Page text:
re: 11 Most Common Grammar Gaffes On Social Media
Glad to see another in the campaign for grammar.
Texting can be grammatically correct -- abbreviations don't affect the grammar.
Your copy editor, you say, probably found a mistake before this was published. This copy editor has found more quibbles/peeves.
No. 5 = Right! but you demonstrate the mistake in No. 7 (see below).
No. 6 = Yes, great to see the serial comma being promoted but it shd be: different from.
No. 7 = This shd read ["loose".], but that's another problem (see No. 5).
No. 10 = Good explanation; I tell ppl just to throw out the others and you won't make a mistake.
No. 11 = No doubt one of the biggest bugbears. Differentiating between good and well occurs in English, French, Spanish, Portuguese, Italian, and Romanian. (So it drives me crazy when French- or Spanish-speaking ppl make this mistake that they wd not in their own language.)
GOOD: morals, ethics, ability, ie saintliness and expertise
WELL: health, general state
They do understand when asked if they can tell the difference between a person who is good and a person who is well or a little boy who is good and one who is well.
A good athlete and an athlete who is well, not sick or injured.
The Olympics provides a great opportunity for ppl to hear the difference however I've heard the mistakes and even in published reports, alas.
Nos. 5 and 7
Please, US, start doing the accurate and rational. No. 5 is right; No. 7 is an aberration.
Don't put punctuation in something you're quoting unless it's part of the quotation!
We're in the digital age.
Typesetters started putting the comma and the period inside the quotation marks even though it did not make sense b/c those little marks broke off at the end of a line. We don't have that problem so we can keep the accuracy of only putting inside quotation marks what actually is being quoted.
["loose."] is nonsense, and not true.
Read The Economist or the Guardian to see the proper positions. In Canada, as in many things, it's done both ways but I'm fighting on the side of accuracy.
That it's illogical and inconsistent is obvious when reading an American publication that has, for instance:
The plays omitted were well-known ("Macbeth", "Hamlet", and "Romeo and Juliet").
but without parentheses:
They did not perform "Macbeth", "Hamlet", and "Romeo and Juliet."
Someone mentioned that some university students in California are rebelling and insisting on the rational/correct placement of commas and periods wrt quotation marks.
Overthrow typesetters' rules/needs/wishes!
It's difficult to understand why the US is so determined not to fix an unreasonable practice. Very easy, no?
Anyway, though perhaps Sisyphean, the climb is worth it -- to ease the mind with fewer nonsensical or irrational words or combinations (or punctuation). Actually I was surprised you didn't include countable and uncountable nouns to point out when to use fewer and less.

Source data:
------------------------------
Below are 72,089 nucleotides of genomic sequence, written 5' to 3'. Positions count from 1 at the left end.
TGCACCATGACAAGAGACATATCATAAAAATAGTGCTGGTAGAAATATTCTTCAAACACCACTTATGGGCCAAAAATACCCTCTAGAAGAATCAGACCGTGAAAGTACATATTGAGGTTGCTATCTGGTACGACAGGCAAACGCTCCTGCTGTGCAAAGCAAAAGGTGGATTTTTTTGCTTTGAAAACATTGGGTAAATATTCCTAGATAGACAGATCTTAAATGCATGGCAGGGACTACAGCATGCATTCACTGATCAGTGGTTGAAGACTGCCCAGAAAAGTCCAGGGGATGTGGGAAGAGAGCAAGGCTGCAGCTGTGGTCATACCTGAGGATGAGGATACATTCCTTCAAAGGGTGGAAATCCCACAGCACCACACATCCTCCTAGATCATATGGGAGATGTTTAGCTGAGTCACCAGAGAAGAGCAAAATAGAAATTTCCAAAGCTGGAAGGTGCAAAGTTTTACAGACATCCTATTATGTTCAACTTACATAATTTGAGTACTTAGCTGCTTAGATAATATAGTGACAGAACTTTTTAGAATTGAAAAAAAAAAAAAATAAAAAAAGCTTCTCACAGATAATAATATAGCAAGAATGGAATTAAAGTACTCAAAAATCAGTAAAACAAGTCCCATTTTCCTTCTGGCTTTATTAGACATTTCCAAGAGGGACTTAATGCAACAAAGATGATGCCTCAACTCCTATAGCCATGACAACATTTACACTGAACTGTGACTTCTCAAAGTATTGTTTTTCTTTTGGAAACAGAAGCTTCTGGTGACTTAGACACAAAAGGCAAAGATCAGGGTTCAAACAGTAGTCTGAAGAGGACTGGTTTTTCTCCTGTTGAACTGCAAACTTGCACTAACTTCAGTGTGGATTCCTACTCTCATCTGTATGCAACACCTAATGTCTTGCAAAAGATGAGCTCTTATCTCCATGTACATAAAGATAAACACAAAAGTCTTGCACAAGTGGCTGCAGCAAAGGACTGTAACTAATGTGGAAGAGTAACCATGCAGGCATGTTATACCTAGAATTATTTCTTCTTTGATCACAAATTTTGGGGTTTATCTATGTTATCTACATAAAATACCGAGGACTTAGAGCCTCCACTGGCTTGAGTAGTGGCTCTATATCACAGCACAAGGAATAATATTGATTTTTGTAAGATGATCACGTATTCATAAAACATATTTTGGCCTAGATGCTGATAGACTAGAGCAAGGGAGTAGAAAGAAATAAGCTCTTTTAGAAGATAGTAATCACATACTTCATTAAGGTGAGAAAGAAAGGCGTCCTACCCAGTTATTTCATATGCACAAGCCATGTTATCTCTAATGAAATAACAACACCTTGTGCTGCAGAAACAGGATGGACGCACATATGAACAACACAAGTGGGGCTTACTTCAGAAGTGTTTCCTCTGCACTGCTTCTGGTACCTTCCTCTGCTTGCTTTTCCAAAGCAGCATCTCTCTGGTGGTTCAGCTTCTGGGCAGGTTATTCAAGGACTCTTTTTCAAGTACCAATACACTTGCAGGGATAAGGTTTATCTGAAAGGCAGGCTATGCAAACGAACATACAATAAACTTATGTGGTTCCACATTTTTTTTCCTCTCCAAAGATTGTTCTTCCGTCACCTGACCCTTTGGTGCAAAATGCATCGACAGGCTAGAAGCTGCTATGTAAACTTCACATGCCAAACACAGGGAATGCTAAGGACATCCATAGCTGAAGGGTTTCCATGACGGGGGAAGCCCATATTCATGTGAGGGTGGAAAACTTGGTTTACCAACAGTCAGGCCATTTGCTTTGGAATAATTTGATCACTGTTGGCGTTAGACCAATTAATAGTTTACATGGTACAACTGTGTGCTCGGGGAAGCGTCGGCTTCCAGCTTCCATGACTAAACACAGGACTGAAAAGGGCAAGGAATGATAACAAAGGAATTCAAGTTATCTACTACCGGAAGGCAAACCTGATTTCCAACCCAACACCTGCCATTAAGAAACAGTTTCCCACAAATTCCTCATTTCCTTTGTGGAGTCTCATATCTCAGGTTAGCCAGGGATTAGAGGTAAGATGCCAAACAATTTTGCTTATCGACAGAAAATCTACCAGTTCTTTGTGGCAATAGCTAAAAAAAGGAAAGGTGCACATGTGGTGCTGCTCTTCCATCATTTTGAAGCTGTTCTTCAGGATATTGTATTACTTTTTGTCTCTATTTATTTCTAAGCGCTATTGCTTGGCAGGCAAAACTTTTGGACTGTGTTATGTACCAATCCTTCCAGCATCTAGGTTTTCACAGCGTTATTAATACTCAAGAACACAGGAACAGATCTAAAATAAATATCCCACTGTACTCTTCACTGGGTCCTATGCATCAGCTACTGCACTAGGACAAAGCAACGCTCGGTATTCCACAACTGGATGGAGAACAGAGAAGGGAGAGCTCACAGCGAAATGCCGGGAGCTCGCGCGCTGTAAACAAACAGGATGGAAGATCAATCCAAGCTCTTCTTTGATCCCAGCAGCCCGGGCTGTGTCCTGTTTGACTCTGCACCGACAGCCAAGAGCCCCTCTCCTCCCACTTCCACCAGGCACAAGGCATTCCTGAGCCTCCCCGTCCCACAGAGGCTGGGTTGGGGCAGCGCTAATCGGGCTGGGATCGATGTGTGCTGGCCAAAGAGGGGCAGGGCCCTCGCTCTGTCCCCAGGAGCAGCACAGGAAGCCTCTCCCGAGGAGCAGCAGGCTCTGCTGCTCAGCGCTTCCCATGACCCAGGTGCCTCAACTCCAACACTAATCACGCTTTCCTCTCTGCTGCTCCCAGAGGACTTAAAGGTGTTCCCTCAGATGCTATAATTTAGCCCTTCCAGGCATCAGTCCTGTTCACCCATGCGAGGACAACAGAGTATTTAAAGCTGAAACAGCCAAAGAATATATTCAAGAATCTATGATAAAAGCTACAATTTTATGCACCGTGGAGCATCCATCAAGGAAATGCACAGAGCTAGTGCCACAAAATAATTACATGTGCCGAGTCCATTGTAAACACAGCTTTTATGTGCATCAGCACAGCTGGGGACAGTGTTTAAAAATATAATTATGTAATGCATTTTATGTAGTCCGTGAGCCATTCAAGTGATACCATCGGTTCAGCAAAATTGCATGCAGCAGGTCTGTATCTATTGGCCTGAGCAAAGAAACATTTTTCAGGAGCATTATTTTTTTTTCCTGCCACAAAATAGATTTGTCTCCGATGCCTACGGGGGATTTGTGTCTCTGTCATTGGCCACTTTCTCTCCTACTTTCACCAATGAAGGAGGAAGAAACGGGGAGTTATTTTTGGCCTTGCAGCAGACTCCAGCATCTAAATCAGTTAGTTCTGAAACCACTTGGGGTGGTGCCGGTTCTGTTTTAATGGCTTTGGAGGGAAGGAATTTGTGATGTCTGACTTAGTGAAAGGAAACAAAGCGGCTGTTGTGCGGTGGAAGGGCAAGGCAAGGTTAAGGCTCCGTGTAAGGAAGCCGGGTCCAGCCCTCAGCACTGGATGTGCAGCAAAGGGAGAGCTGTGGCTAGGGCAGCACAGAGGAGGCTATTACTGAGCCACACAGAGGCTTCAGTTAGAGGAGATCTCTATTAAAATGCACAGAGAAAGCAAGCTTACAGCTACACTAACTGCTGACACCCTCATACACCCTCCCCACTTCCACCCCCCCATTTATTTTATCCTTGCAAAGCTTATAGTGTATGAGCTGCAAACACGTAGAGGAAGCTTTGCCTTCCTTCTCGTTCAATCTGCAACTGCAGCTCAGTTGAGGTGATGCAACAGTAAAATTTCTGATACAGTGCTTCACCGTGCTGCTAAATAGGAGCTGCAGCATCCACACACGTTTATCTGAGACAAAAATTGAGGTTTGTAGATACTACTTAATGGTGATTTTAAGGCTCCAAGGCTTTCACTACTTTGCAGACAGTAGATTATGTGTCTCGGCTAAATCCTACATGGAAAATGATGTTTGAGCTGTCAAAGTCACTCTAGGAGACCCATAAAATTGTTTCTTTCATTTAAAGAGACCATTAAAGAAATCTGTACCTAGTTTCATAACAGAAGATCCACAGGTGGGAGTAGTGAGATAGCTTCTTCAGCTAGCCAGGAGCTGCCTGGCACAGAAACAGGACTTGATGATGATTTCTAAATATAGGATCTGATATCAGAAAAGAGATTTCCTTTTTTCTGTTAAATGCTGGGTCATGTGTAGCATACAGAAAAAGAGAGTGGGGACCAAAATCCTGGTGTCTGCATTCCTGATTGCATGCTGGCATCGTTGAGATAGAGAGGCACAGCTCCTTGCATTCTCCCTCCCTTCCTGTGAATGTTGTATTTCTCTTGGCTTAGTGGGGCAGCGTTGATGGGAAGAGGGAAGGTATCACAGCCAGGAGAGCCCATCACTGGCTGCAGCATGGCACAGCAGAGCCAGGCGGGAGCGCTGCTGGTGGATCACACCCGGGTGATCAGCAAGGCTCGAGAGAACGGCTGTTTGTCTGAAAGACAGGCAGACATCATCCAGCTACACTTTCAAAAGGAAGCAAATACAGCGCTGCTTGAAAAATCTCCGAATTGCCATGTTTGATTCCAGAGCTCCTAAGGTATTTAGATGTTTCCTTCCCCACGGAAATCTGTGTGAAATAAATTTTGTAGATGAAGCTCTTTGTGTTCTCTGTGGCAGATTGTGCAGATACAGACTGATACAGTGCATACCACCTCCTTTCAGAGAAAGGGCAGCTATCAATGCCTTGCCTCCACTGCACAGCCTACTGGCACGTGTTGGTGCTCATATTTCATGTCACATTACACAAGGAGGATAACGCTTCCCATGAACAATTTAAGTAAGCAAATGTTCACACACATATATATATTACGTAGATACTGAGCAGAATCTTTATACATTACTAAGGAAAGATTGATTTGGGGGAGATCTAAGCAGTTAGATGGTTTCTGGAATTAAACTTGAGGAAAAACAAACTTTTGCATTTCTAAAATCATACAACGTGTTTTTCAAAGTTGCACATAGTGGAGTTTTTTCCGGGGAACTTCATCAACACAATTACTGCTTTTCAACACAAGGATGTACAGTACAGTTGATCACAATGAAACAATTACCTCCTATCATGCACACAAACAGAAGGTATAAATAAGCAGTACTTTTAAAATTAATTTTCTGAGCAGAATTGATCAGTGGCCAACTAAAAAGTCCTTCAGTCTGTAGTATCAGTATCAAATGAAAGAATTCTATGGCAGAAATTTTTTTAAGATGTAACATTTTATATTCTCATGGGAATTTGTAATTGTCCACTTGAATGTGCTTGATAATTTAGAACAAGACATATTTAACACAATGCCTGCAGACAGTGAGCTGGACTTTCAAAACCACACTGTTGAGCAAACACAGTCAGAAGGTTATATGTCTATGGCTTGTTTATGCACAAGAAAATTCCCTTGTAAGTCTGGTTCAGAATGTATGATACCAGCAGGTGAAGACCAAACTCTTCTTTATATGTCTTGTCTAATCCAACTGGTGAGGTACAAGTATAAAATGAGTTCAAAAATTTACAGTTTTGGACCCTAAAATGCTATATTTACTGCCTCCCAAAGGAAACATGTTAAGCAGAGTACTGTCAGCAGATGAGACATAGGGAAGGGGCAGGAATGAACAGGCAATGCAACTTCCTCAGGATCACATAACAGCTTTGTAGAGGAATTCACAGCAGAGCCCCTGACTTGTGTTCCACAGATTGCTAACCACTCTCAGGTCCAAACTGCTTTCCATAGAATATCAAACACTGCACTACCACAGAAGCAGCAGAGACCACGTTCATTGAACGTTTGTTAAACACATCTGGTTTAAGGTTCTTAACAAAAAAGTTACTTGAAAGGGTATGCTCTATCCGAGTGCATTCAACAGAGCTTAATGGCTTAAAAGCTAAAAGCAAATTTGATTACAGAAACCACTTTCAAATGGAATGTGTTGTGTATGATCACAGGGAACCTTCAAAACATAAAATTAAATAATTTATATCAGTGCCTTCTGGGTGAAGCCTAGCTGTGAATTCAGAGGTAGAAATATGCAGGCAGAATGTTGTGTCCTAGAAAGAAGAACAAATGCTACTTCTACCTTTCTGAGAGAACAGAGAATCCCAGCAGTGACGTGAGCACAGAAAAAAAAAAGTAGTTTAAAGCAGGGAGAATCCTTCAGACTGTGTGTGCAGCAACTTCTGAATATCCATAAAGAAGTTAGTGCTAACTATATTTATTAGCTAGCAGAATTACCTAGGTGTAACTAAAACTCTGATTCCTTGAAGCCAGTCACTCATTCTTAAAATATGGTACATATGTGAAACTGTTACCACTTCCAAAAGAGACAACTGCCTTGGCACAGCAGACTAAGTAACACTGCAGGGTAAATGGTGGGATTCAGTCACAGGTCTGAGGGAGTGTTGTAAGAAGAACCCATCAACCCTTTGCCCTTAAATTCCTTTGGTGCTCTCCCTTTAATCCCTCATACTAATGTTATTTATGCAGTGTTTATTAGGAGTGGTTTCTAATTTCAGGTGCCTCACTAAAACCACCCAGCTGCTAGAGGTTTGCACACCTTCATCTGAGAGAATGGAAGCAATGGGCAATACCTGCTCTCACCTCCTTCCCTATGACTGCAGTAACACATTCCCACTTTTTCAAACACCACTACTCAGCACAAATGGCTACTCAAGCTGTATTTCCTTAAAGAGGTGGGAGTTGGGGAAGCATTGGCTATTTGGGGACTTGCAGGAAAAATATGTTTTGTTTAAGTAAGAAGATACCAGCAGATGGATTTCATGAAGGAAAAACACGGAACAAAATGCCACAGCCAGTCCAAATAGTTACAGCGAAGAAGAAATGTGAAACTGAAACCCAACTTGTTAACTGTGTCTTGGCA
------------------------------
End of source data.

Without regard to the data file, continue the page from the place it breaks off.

Please allow me to add an optimistic note.
Instead of correcting, I always give the explanation of why something is right and the other wrong. Most ppl are grateful b/c it had never been explained to them. Once understood, they can go on b/c the principle/grammar makes sense and they don't make the mistake again. They are disabused of the feeling it's arbitrary with no rational basis so it matters little wch is used.
Alas, the teaching of grammar has fallen below the acceptable level (in UK, US, and Canada) and now often only is given any time in the teaching of foreign languages since necessary for functions and relationships in constructing a sentence.
A group that frequently appreciates an explanation is those who say "with you and I". (And yes, Obama once said "with Michelle and I" and that made it into the letters to the editor in The Economist.) The mistake is called hypercorrection. (See No. 10.) These ppl are often trying to be correct and they think I is correct although they wd never say that normally. They are trying to be correct but go so far that they advertise the fact they don't know grammar -- the opposite of their intention.
Yes, apostrophes are impossible to understand for someone just looking at signs. Some writers, I swear, use them like sprinkles on the icing on cupcakes. Possessive or contractions! not plurals!
Correct is Phelps's medals. That possessive S at the end is only left off it the word ends in S and is PLURAL. Many apparently forget the second requirement.
Think of the movie "Bridget Jones's Diary" and the fact that Bridget is the Joneses' daughter.
Well, sorry to ramble on but the article was sent to me and the temptation to comment, compliment, and encourage was irresistible.
Thank you for shining a light on an essential element of clear and precise communication generally understood.